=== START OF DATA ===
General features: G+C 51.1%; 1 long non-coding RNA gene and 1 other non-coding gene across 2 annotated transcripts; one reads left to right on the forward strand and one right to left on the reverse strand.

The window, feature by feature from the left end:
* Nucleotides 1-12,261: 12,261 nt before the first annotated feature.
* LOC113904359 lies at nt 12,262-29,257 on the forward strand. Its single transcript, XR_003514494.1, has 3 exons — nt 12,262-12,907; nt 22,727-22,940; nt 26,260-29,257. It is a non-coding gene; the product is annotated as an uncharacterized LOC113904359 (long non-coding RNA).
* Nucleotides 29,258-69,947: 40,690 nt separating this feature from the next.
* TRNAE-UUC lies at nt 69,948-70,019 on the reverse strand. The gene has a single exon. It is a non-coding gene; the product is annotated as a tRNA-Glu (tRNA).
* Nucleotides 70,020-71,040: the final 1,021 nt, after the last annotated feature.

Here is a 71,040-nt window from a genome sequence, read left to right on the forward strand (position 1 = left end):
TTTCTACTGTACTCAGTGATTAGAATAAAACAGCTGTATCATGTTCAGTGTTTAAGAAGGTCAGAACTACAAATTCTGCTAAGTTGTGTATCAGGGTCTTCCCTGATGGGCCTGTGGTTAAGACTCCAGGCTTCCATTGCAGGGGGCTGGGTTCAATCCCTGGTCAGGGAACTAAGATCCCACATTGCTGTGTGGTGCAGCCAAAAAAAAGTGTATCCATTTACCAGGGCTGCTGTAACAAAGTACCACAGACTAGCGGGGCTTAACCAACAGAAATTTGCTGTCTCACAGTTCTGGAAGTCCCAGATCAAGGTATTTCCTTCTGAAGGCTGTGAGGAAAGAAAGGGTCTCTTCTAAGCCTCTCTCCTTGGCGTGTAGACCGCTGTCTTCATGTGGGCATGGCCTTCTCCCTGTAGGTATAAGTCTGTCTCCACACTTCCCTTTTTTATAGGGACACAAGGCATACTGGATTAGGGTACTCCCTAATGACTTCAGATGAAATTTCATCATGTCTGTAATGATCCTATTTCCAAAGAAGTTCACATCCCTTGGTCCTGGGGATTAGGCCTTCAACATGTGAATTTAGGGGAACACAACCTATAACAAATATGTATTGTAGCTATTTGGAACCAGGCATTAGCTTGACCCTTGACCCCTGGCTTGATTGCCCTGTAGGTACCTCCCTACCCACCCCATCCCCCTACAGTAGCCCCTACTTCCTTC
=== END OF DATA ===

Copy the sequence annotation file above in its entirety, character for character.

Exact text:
General features: G+C 51.1%; 1 long non-coding RNA gene and 1 other non-coding gene across 2 annotated transcripts; one reads left to right on the forward strand and one right to left on the reverse strand.

The window, feature by feature from the left end:
* Nucleotides 1-12,261: 12,261 nt before the first annotated feature.
* LOC113904359 lies at nt 12,262-29,257 on the forward strand. Its single transcript, XR_003514494.1, has 3 exons — nt 12,262-12,907; nt 22,727-22,940; nt 26,260-29,257. It is a non-coding gene; the product is annotated as an uncharacterized LOC113904359 (long non-coding RNA).
* Nucleotides 29,258-69,947: 40,690 nt separating this feature from the next.
* TRNAE-UUC lies at nt 69,948-70,019 on the reverse strand. The gene has a single exon. It is a non-coding gene; the product is annotated as a tRNA-Glu (tRNA).
* Nucleotides 70,020-71,040: the final 1,021 nt, after the last annotated feature.

Here is a 71,040-nt window from a genome sequence, read left to right on the forward strand (position 1 = left end):
TTTCTACTGTACTCAGTGATTAGAATAAAACAGCTGTATCATGTTCAGTGTTTAAGAAGGTCAGAACTACAAATTCTGCTAAGTTGTGTATCAGGGTCTTCCCTGATGGGCCTGTGGTTAAGACTCCAGGCTTCCATTGCAGGGGGCTGGGTTCAATCCCTGGTCAGGGAACTAAGATCCCACATTGCTGTGTGGTGCAGCCAAAAAAAAGTGTATCCATTTACCAGGGCTGCTGTAACAAAGTACCACAGACTAGCGGGGCTTAACCAACAGAAATTTGCTGTCTCACAGTTCTGGAAGTCCCAGATCAAGGTATTTCCTTCTGAAGGCTGTGAGGAAAGAAAGGGTCTCTTCTAAGCCTCTCTCCTTGGCGTGTAGACCGCTGTCTTCATGTGGGCATGGCCTTCTCCCTGTAGGTATAAGTCTGTCTCCACACTTCCCTTTTTTATAGGGACACAAGGCATACTGGATTAGGGTACTCCCTAATGACTTCAGATGAAATTTCATCATGTCTGTAATGATCCTATTTCCAAAGAAGTTCACATCCCTTGGTCCTGGGGATTAGGCCTTCAACATGTGAATTTAGGGGAACACAACCTATAACAAATATGTATTGTAGCTATTTGGAACCAGGCATTAGCTTGACCCTTGACCCCTGGCTTGATTGCCCTGTAGGTACCTCCCTACCCACCCCATCCCCCTACAGTAGCCCCTACTTCCTTC